BCBS/IOSCO moved the deadlines for the last two phases of the uncleared margin rules for non-centrally cleared derivatives.
The COVID-19 pandemic has caused another major industry postponement: the Basel Committee on Banking Supervision (BCBS) and the International Organization of Securities Commissions (IOSCO) have moved the deadlines ahead by one year for the last two phases of the implementation of the uncleared margin rules (UMR) for non-centrally cleared derivatives.
“In light of the significant challenges posed by Covid-19, including the displacement of staff and the need for firms to focus resources on managing risks associated with current market volatility, the Committee and IOSCO have agreed to extend the deadline for completing the final two implementation phases of the margin requirements for non-centrally cleared derivatives, by one year,” according to a BCBS/IOSCO announcement released on April 3.
“This extension will provide additional operational capacity for firms to respond to the immediate impact of Covid-19 and at the same time, facilitate covered entities to act diligently to comply with the requirements by the revised deadline,” according to BCBS/IOSCO officials.
“With this extension, the final implementation phase will take place on 1 September 2022, at which point covered entities with an aggregate average notional amount (AANA) of non-centrally cleared derivatives greater than €8 billion [$8,651,632,017.57] will be subject to the requirements,” according to BCBS and IOSCO officials. This group’s previous deadline was September 1, 2021.
“As an intermediate step, from 1 September 2021 covered entities with an AANA of non-centrally cleared derivatives greater than €50 billion [$54,065,063,588.90] will be subject to the requirements,” according to the regulators. Previously, this group had a deadline of Sept. 1, 2020
This is not the first major adjustment to the UMR deadlines.
In July 2019, BCBS and IOSCO officials changed the deadline structure for Phase 5 of the initial margin (IM) implementation of the UMR requirements. At that time, regulators essentially split off a segment of Phase 5 — those firms with gross AANAs of non-centrally cleared derivatives ranging from $8 billion to $49.9 billion — and gave that group a one-year deadline extension to September 1, 2021.
At the same time, the regulators kept the IM go-live deadline of Sept. 1, 2020 for firms that have gross AANAs of non-centrally cleared derivatives that range from $50 billion to $749.9 billion. Previously, the AANA threshold for Phase 5 extended down to $8 billion.
The Basel Committee sets standards for the regulation of banks, serves as a forum for banking supervisory matters, and reports to the Group of Central Bank Governors and Heads of Supervision. IOSCO is an international policy forum for securities regulators.
The decision was met with swift approval by major industry organizations.
Post-trade infrastructure and services provider DTCC supports the postponements.
In a media alert, John Straley, executive director, institutional trade processing for the DTCC, endorsed the new deadlines.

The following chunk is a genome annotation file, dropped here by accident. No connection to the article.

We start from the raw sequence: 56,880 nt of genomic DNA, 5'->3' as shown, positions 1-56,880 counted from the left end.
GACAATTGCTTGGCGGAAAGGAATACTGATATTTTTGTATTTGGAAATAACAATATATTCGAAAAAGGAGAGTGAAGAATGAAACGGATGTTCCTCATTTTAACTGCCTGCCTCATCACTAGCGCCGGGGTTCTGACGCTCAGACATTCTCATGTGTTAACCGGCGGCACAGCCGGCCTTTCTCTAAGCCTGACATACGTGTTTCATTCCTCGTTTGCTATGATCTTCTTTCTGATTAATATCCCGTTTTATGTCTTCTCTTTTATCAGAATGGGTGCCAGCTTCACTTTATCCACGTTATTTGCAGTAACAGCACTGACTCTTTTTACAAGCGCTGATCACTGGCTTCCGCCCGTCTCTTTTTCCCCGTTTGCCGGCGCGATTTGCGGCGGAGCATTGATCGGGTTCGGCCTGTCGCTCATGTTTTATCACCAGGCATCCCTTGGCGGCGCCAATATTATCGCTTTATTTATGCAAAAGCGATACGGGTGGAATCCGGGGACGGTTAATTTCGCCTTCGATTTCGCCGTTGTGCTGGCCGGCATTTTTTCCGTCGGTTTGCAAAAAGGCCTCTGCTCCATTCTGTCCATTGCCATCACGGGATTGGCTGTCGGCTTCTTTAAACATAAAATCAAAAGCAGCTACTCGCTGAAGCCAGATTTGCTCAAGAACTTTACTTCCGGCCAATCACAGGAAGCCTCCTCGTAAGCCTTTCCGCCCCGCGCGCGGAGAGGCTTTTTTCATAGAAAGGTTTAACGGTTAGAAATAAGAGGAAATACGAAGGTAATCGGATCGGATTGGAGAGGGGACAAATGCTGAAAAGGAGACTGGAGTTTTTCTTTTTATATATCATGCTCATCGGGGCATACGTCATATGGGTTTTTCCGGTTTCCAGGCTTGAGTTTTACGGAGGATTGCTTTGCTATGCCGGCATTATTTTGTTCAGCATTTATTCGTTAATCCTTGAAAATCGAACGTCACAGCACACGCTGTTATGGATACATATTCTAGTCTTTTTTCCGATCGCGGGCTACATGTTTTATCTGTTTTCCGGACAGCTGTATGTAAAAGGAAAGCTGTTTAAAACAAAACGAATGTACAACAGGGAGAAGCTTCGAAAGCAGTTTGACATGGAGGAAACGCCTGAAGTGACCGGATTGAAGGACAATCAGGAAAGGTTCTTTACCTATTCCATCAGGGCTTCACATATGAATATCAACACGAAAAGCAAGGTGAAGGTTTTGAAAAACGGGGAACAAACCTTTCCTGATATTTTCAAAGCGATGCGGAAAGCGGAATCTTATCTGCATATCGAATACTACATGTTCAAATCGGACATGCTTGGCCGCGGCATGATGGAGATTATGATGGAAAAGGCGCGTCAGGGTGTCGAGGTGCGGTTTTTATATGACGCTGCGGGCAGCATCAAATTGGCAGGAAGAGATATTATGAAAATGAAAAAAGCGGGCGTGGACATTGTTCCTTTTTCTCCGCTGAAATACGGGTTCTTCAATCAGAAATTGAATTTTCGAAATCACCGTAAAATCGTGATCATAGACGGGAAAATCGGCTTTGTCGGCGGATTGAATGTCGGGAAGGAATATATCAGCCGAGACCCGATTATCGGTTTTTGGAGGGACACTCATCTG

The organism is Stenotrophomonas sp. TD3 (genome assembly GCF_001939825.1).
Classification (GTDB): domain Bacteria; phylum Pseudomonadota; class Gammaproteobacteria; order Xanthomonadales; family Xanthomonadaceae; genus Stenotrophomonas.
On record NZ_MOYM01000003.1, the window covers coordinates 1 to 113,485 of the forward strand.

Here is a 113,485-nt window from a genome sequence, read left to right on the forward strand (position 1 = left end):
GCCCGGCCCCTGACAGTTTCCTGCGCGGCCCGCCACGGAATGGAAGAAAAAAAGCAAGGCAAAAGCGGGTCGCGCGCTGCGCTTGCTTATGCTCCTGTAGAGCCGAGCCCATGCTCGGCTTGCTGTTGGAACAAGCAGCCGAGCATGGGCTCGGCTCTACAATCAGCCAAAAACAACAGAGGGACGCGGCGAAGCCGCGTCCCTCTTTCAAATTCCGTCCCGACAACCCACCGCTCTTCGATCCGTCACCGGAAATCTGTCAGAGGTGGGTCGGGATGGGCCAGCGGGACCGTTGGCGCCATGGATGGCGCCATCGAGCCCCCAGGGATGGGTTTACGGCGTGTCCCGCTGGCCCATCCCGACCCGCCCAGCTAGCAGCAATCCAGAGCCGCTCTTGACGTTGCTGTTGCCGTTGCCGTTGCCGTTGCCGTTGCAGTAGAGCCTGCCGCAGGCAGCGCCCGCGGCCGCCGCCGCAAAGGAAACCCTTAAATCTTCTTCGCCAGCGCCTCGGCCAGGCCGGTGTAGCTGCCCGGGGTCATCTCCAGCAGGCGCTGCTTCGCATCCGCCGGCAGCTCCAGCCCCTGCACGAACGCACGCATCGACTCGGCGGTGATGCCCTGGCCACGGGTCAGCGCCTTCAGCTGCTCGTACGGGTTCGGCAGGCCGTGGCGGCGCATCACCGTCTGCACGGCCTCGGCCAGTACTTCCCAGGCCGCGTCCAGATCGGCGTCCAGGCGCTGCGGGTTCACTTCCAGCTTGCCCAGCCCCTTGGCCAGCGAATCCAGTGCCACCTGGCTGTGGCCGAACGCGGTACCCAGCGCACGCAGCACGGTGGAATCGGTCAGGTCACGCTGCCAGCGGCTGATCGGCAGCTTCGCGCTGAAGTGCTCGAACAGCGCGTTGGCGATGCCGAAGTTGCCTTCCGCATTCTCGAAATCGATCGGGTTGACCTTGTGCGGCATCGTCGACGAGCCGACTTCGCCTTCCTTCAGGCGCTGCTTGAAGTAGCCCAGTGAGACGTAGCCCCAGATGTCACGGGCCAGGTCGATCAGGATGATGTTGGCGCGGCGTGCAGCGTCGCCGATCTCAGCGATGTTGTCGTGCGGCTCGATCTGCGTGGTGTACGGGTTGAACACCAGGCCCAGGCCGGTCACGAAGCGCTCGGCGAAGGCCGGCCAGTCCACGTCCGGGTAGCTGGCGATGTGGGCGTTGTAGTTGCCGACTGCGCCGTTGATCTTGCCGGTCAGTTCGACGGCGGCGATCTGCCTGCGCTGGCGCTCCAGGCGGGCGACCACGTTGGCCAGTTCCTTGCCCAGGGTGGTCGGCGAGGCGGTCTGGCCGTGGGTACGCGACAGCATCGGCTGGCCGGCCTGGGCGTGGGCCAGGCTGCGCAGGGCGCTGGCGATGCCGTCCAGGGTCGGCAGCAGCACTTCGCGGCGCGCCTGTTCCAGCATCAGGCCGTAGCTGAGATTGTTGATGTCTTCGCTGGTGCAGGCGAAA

“DTCC supports the decision by the Basel Committee on Banking Supervision (BCBS) and International Organization of Securities Commissions (IOSCO) to delay the implementation of the final two phases of the uncleared margin rules (UMR) for non-centrally cleared derivatives by one year as a result of the COVID-19 pandemic,” Straley says.
“COVID-19 is an industry-wide challenge and the additional time provided by the UMR delay will be welcomed by industry participants as they focus resources on managing risks associated with current market volatility in conjunction with future regulatory requirements,” Straley adds.
Officials at the International Swaps and Derivatives Association (ISDA) have recently begun a public push for UMR deadline extensions via a letter to regulators signed by major industry groups.
In addition, Scott O’Malia, CEO for ISDA, made his appeal via a derivatiViews posting on March 26.
“The coronavirus pandemic has forced firms to focus on critical priorities, like ensuring their continued operation and managing market risk in a period of severe volatility,” O’Malia says via his commentary.
“This work is even more challenging as firms have implemented remote working and business continuity plans. For these reasons, we think it’s vital that global regulators agree a delay to the next phases of initial margin (IM) implementation until the situation and impact of coronavirus becomes clearer — a position we have set out in a letter to regulators signed by 21 trade associations,” O’Malia says.
O’Malia also notes that the Phase 5 implementation deadline of September 2020 may have seemed “a long way away, but much of the preparation needs to be actioned now. For example, custodial agreements need to be put in place and documentation needs to be signed with counterparties — both of which are proving challenging due to resource issues and working from home, which is making it difficult to get documents physically signed.”
In addition, securities trading firms are focused on business continuity and disaster recovery, which leaves “no spare capacity to deploy and test infrastructure,” or run AANA calculations and implement margin calculation systems, O’Malia says.
“Without a delay, it will almost certainly mean smaller entities will be shut out of the derivatives market, denying them the ability to manage their risk at precisely the time they need it most,” O’Malia says.
The full text of O’Malia’s remarks can be found here https://bit.ly/39MdsiI
The full text of the BCBS and IOSCO decision can be found here https://bit.ly/2XdzCrS